This is a moment of some import in the evolution of Tim Berners-Lee’s brainchild: the web’s ubiquity itself is in play—will the open web devolve into an archipelago of walled-garden content? What’s the future of search and collaboration around search as a life function? Will collaboration become search in this sense and vice-versa? Will scarcity and value co-creation find a new balance in the emerging collaborative marketplace?

Fifty years ago, UC Berkeley History of Science professor, Thomas Kuhn, published an extraordinary book, The Nature of Scientific Revolutions. Kuhn described scientific innovation as non-linear, a sawtooth of sorts; he argued that science plateaus, then gathers itself around a new idea set (almost always anomalies), and then leaps upward, a process later termed “paradigm shift.”

Kuhn’s “stair-step” of stasis-crisis-innovation aptly describes the Internet evolution, if one casts the mind back to an Alta Vista crawler indexing and Netscape’s browser as state-of-the-art, through Google’s mastery of page-rank search and targeted ad analytics, to real-time mobile social search and location-based services.

It’s time for a stock-taking.

This is the first in a series of posts examining five rubrics:

I. Transition from a scarcity-based web economy to the emerging collaborative marketplace: the nature of real value— and its reciprocity.

II. Now that we can debate value frameworks, why collaborate? Why is curation an active, adaptive skillset, not mere passive aggregation?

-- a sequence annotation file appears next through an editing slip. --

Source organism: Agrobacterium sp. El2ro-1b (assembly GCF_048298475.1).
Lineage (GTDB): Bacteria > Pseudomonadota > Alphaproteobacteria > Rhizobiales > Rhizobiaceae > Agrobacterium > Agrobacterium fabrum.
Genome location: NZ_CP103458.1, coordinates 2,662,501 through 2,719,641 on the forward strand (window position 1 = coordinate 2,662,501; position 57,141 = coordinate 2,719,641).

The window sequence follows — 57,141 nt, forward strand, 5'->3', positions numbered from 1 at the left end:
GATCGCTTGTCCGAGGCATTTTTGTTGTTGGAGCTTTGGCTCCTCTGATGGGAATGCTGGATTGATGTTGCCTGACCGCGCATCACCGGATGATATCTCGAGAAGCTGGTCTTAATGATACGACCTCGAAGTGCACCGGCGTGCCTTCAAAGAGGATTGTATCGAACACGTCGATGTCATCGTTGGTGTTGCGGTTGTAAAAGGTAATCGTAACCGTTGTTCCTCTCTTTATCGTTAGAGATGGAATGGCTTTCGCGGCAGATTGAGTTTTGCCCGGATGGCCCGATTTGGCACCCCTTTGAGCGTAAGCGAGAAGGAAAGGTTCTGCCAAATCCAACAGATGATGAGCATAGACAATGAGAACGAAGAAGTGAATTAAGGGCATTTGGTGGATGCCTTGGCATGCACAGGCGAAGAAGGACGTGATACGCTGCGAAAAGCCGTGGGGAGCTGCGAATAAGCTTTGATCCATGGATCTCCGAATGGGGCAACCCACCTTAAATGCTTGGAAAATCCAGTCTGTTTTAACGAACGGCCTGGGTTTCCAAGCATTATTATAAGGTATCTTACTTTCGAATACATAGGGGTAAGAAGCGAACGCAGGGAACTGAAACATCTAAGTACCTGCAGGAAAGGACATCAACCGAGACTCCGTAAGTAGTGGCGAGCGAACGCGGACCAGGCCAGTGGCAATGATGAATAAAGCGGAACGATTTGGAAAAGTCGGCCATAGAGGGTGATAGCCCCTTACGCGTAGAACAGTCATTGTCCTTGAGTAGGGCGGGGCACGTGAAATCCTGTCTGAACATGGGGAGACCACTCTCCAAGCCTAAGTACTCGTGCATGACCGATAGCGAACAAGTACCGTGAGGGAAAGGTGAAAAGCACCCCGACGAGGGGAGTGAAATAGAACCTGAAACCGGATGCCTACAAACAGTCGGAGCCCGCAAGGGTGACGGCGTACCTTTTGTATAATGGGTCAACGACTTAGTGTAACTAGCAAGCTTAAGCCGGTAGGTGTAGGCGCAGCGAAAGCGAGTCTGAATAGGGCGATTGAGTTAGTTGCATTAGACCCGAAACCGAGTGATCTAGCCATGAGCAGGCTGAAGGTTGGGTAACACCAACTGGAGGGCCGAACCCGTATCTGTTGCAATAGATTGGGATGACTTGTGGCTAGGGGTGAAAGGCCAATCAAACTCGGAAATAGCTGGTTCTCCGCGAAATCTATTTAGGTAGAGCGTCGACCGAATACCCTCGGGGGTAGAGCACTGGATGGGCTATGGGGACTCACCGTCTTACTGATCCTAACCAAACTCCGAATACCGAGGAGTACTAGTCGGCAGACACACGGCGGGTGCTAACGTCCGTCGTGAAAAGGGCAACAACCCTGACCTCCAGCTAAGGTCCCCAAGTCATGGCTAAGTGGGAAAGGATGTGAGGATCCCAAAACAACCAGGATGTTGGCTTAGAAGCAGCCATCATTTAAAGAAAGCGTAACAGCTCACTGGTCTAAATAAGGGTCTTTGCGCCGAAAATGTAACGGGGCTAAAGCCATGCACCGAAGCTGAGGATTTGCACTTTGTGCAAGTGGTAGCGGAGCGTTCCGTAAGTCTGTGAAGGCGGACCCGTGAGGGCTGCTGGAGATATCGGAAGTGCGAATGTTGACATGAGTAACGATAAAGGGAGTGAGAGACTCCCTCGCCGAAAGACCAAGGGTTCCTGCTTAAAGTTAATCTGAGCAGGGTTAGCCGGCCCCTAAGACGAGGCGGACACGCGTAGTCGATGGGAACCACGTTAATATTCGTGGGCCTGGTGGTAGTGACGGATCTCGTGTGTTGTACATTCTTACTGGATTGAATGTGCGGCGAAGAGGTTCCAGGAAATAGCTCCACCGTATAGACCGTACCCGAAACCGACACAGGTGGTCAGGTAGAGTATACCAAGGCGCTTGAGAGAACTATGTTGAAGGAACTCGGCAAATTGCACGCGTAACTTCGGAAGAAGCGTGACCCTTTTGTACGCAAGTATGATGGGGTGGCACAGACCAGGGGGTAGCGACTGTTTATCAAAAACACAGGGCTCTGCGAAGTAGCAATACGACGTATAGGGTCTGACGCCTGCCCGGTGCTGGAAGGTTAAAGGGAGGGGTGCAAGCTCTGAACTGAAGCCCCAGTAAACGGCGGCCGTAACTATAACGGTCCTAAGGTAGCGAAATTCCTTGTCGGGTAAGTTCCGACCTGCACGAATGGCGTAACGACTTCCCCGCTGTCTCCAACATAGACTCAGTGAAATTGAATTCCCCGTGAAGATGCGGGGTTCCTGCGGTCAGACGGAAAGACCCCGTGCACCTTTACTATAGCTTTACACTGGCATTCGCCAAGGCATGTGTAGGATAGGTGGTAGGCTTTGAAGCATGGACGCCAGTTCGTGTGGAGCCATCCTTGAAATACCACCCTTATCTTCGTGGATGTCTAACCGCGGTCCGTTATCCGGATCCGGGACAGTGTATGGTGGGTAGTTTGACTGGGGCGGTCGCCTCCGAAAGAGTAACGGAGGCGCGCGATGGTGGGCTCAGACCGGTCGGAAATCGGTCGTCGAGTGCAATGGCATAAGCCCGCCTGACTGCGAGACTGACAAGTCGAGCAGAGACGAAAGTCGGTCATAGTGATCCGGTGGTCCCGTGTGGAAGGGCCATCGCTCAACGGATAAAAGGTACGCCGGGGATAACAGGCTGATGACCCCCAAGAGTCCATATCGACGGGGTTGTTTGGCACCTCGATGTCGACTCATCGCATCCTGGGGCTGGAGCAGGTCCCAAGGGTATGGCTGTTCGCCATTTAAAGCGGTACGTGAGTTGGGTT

III. Knowledge federation as a convergent human technology: why is the nexus of digital collaboration and live event so powerful?

IV. How might emerging technologies augment context to enhance value co-creation? Why will human beings find value in interacting with those technologies? How will artificial intuition contextualize open media ecosystems?

V. Closing the loop: human metadata as meta-value; an evolutionary predictive analytics / incentivization model.


PART I - Embracing & Cultivating the Great Divide

Curation: Content and Context. Managing scarcity in an emergent collaborative marketplace.

Let’s be honest with ourselves.

We often cannot search the way we want to.
We often cannot communicate the way we need to.
We often cannot connect meaningfully although we desire to.
We often cannot sell the way we want to because no one really wants to be sold to
.

There are stories in all of this. There have been for centuries. And where culture and business have evolved almost exclusively for themselves, in and of themselves, we cannot ignore the complex fact that everything is interconnected, and interoperable to a profound degree.

Here’s our three-fold response to that complex fact:

  • We see a new collaborative economy with narrative/meme/story as the medium of exchange.
  • This will culminate in an exchange, or series of federated exchanges, mediated and monetized by an adaptive, socialized search wholly integrated with a databourse—a means of incentivizing premium value via the open sale of structured permission data.
  • The true, permeable federation of those evolving “ecosystems” will synthesize into one, collective layer (the next phase of the Internet).


Perhaps this is where curation steps in to help better evolve our thoughts and actions.


Defining curation.

If you think “curation” is a process by which one aggregates, filters and slaps together cool video, photos, audio and/or text, please, you can stop reading this post.